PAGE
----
Puppet Bolt Terraform Inventory Plugin

HashiCorp Terraform is a popular Infrastructure as Code (IaC) tool that is used for provisioning virtual machines or cloud instances along with other resources. Once a virtual machine or cloud instance is provisioned typically it still needs to be configured which includes security baselines, application dependency configuration and even application deployment. The tasks are generally accomplished with a Configuration Management (CM) tool such as Puppet or Puppet Bolt.

The Puppet Bolt Terraform inventory plugin parses the Terraform state for resources that have been created by Terraform and it enables Bolt to be run against infrastructure created by Terraform without explicitly specifying connection information such as the IP address. This is especially useful in public cloud environments where the IP address associated with an instance is often dynamic. The Puppet Bolt Terraform plugin supports state retrieval for local state backends as well as remote backends.

In this blog post we’ll look at how to use the Puppet Bolt Terraform inventory plugin to dynamically retrieve the IP address of a virtual machine provisioned in a VMware vSphere environment which will allow us to run Puppet Bolt against the virtual machine using dynamic information.

Terraform Manifest

The Terraform code creates a single CentOS 7 virtual machine in a VMware vSphere environment. The Terraform state is stored in HashiCorp Consul for centralized state management.

terraform {
backend "consul" {
address = ""
scheme = "http"
path = "terraform/bolt/boltserver/terraform.tfstate"
datacenter = "puppet-bolt"
resource "vsphere_virtual_machine" "boltserver" {
name = "boltserver"
num_cpus = 2
memory = 4096
resource_pool_id = "${data.vsphere_compute_cluster.cluster.resource_pool_id}"
datastore_id = "${data.vsphere_datastore.datastore.id}"
guest_id = "${data.vsphere_virtual_machine.template.guest_id}"
scsi_type = "${data.vsphere_virtual_machine.template.scsi_type}"
network_interface {
network_id = "${data.vsphere_network.network.id}"
adapter_type = "${data.vsphere_virtual_machine.template.network_interface_types[0]}"
disk {
label = "disk0"
size = "${data.vsphere_virtual_machine.template.disks.0.size}"
eagerly_scrub = "${data.vsphere_virtual_machine.template.disks.0.eagerly_scrub}"
thin_provisioned = "${data.vsphere_virtual_machine.template.disks.0.thin_provisioned}"
clone {
template_uuid = "${data.vsphere_virtual_machine.template.id}"
customize {
linux_options {
host_name = "boltserver"
domain = "grt.local"
network_interface {}
dns_server_list = [""]
ipv4_gateway = ""

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The virtual machine can be provisioned using the standard Terraform workflow of init, plan and apply.

Puppet Bolt Inventory

The Puppet Bolt inventory file defines resource information such as how to the connect to the resource such as the IP address and credentials for the resource. With the virtual machine provisioned the Bolt inventory file needs to be created to dynamically access the virtual machine.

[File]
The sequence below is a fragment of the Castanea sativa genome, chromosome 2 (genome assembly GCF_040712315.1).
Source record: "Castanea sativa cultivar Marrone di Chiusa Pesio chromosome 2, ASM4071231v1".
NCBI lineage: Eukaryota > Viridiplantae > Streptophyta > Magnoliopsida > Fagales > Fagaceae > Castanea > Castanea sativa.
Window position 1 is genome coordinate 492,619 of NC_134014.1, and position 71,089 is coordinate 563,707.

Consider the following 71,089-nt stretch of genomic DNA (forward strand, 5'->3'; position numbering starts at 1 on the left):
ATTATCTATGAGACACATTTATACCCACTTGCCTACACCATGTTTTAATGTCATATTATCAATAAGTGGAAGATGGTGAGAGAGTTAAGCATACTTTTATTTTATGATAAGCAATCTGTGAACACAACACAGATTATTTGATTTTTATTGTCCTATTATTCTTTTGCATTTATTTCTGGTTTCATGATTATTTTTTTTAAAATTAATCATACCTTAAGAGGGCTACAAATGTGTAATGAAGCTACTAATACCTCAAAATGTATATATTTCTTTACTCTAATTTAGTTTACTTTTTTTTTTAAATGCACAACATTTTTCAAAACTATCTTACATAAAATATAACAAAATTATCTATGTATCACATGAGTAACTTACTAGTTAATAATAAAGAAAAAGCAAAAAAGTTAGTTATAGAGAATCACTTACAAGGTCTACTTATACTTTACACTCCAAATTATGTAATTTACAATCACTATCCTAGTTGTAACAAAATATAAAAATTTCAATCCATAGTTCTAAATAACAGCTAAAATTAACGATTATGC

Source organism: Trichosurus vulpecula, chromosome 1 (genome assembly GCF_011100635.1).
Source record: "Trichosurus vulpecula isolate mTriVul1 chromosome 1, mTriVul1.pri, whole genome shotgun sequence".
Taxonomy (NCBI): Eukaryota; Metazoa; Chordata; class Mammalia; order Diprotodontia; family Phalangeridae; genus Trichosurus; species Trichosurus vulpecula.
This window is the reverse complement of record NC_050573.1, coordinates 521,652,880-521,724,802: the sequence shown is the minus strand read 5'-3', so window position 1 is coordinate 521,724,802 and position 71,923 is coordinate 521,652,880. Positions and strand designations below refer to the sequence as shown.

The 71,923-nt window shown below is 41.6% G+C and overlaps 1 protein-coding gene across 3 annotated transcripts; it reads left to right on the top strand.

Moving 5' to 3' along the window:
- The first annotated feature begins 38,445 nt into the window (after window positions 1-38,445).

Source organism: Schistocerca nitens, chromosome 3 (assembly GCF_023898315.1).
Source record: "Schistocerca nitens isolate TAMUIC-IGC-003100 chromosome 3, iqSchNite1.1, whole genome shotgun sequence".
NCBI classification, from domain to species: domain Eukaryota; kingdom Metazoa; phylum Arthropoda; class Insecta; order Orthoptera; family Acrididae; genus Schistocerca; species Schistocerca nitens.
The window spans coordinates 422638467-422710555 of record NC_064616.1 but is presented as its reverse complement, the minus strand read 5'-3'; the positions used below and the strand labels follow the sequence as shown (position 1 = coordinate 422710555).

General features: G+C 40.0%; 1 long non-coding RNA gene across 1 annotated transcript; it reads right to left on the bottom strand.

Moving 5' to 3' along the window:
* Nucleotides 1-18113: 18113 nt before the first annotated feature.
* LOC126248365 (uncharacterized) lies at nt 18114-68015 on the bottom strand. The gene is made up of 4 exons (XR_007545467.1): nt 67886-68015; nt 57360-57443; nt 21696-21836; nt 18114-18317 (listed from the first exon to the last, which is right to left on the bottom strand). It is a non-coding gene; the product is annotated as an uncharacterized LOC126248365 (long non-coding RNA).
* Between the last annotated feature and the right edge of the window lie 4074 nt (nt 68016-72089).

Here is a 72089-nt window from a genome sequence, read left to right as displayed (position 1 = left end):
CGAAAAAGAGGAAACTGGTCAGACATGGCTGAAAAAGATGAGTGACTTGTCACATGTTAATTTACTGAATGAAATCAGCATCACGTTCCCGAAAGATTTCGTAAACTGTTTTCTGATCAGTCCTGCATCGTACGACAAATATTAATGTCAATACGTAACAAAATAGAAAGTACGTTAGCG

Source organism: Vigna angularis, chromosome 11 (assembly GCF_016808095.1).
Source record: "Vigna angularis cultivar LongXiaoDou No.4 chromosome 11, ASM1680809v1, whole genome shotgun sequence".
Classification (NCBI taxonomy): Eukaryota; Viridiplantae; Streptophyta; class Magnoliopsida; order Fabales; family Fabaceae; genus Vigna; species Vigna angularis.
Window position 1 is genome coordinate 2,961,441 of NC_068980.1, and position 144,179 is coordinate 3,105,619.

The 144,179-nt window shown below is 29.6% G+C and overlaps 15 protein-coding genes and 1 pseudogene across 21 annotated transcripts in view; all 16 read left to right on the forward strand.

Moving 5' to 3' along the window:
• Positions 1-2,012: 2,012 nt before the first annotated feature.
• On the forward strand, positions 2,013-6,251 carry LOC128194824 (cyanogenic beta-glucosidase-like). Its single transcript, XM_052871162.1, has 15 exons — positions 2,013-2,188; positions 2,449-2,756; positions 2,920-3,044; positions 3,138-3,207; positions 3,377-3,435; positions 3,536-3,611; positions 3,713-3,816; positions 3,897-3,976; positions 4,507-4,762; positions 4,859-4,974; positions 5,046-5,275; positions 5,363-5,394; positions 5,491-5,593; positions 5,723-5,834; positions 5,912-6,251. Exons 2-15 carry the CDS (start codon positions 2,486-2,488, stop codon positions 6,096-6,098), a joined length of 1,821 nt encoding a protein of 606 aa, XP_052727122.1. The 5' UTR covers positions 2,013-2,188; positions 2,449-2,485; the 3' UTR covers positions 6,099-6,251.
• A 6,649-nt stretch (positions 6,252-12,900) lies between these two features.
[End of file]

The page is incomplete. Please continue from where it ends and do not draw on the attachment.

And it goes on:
Displayed below is the Puppet Bolt inventory file used in this example.

version: 2
name: boltservers
_plugin: terraform
resource_type: vsphere_virtual_machine.boltserver
uri: default_ip_address
dir: .
name: name
backend: remote

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Inventory Properties

The Terraform plugin accepts a number of parameters for interacting with the Terraform state.

resource_type: The Terraform resource that should be matched with support for regular expressions (i.e. – resource_type.resource_name).

uri: The property of the Terraform resource used to connect to the resource such as the IP address or DNS name.

dir: The inventory plugin executes the Terraform state pull command to retrieve the state. The directory specified should be where the Terraform manifests for the resources resided.

name: The property of the Terraform resource to use as the target name

backend: The type of backend to load the Terraform state from. The two supported types are local and remote.

Puppet Bolt Plan

With the resource provisioned and the inventory file configured Puppet Bolt can be run against the provisioned resource without explicitly defining the IP address or DNS name.

The command below runs Puppet Bolt against the virtual machine provisioned with Terraform. In this example we’re just using the facts plan that comes with Bolt to show the functionality but a much more complex plan could be used to deploy an application or configure the security baseline as an example.

bolt plan run facts -i inventory.yaml nodes=boltservers

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The command generates output similar to that shown below which dynamically retrieved the IP address to access the virtual machine.

bolt plan run facts -i inventory.yaml nodes=boltservers
Starting: plan facts
Starting: task facts on
Finished: task facts with 0 failures in 5.94 sec
Finished: plan facts in 5.97 sec
Finished on
    "os": {
      "name": "CentOS",
      "distro": {
        "codename": "Core "
      "release": {
        "full": "7.6.1810",
        "major": "7",
        "minor": "6"
      "family": "RedHat"
Successful on 1 node: boltserver
Ran on 1 node

This integration greatly simplifies configuring machines provisioned with Terraform and eliminates the need to specify the IP address of virtual machine before running Puppet Bolt. This plugin can be especially useful in deploying complex application stacks with dependencies between machines.


Puppet Bolt Inventory Plugin